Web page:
Chairwoman Wasserman Schultz Statement at Subcommittee Markup of FY 2020 Military Construction-Veterans Affairs Funding Bill

2019-05-01 12:12
Statement

Congresswoman Debbie Wasserman Schultz (D-FL), Chair of the Military Construction, Veterans Affairs, and Related Agencies Appropriations Subcommittee, delivered the following remarks at the Subcommittee's markup of its fiscal year 2020 bill:

This meeting of the subcommittee on Military Construction, Veterans Affairs, and Related Agencies will come to order. Today, we are considering the fiscal year 2020 funding for the Military Construction, Veterans Affairs, and Related Agencies bill.

This bill highlights our continued commitment to our servicemembers and their families, and to our Veterans.

We can all be proud of the work we did together to produce this bill, which takes into account the requests and feedback that all of you, and our colleagues on and off the Committee, have given us. We have worked closely with your staffs to address any issues and to produce a bill that reflects the priorities of all Members of this House.

Prior to beginning our budget hearings, we endeavored to do a deeper dive into the issues that each of our agencies struggle with and that has faced neglect for too long.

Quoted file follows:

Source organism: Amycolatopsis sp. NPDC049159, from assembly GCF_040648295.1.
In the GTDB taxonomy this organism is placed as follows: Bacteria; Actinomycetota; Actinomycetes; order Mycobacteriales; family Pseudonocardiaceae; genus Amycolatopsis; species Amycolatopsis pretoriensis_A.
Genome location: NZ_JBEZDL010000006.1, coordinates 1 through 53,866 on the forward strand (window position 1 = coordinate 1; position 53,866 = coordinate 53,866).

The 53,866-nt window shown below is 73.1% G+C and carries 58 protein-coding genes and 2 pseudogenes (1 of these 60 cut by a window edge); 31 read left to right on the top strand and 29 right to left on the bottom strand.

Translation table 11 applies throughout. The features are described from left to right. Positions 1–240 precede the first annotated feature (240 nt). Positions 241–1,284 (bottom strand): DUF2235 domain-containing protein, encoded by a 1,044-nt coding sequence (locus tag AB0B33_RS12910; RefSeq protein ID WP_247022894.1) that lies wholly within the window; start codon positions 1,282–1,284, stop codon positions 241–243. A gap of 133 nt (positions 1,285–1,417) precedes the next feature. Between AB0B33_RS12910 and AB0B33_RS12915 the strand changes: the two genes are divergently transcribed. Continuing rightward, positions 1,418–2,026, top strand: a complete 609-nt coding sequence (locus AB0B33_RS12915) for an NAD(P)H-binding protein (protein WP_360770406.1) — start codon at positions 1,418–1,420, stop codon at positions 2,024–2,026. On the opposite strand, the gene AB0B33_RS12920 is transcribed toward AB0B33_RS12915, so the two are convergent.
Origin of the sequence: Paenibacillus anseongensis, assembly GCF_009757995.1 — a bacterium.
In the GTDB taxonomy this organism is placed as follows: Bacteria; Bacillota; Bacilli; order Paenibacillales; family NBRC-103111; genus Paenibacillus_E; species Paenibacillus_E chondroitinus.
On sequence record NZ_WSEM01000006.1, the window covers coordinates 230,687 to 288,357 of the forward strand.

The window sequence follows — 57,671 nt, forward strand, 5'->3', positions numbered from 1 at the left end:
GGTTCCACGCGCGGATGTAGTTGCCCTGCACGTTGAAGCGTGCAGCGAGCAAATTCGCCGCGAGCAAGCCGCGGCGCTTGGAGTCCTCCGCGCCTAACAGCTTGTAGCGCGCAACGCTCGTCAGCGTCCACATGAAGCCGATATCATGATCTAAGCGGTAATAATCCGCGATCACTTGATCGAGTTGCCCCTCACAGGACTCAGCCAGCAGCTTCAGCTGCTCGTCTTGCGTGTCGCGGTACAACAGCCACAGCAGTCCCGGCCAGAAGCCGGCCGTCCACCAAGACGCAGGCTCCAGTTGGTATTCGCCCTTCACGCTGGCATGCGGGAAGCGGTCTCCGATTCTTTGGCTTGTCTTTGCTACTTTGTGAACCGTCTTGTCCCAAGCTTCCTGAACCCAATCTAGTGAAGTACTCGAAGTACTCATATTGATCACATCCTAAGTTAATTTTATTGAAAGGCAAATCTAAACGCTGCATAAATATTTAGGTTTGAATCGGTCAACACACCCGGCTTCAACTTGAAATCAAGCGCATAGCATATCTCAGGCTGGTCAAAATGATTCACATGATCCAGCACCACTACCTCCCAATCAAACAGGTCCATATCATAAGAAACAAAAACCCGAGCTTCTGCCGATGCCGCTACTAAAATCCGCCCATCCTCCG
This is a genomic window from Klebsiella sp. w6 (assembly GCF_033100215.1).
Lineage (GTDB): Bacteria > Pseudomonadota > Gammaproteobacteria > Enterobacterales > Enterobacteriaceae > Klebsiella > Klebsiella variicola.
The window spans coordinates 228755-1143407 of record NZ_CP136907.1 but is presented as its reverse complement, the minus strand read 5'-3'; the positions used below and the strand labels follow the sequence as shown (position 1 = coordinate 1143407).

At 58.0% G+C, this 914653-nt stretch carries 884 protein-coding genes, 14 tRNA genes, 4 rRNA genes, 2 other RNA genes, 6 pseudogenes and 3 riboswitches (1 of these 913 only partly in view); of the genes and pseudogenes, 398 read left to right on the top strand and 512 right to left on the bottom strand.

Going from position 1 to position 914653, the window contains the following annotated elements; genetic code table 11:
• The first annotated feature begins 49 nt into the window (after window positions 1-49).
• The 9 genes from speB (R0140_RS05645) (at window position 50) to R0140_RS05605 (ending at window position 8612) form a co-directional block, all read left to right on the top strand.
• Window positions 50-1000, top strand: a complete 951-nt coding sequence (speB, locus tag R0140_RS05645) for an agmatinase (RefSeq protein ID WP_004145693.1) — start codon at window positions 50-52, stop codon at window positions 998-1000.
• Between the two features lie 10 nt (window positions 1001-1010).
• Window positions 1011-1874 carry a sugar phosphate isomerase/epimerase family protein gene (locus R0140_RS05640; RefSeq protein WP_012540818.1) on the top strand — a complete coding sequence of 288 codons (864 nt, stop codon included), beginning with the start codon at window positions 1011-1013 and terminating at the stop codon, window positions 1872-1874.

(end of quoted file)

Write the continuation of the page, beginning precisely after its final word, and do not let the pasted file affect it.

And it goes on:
We held a hearing on quality-of-life issues for our military, which focused primarily on substandard conditions revealed in privatized housing across the branches of our military. We held a hearing on women’s health, on mental and whole health as a treatment for PTSD and to address suicide prevention.

We focused on the veteran homeless population and we had a committee hearing with the VA Secretary to discuss a broad range of issues. These deeper dives allowed us all to get a better sense of the needs that exist and I think they helped us produce a better product. Thank you for your attendance and participation, particularly with as many competing priorities as we all have.

This bill makes needed investments in the programs that improve our military readiness and provides the benefits and medical care that our Veterans have earned because of their committed service to our Nation.

Specifically, the FY 2020 Committee recommendation provides 108 billion dollars which includes 921 million dollars for Overseas Contingency Operations and 2 billion dollars in emergency funding to address Hurricane damage in North Carolina and Florida. This is a 10 billion dollar increase above the FY 2019 enacted funding level, and 6.1 billion dollars below the FY 2020 budget request.

The bill provides 10.5 billion dollars for Military Construction, an increase of 207 million dollars above the FY 2019 enacted level and 702.7 million dollars below the FY 2020 budget request.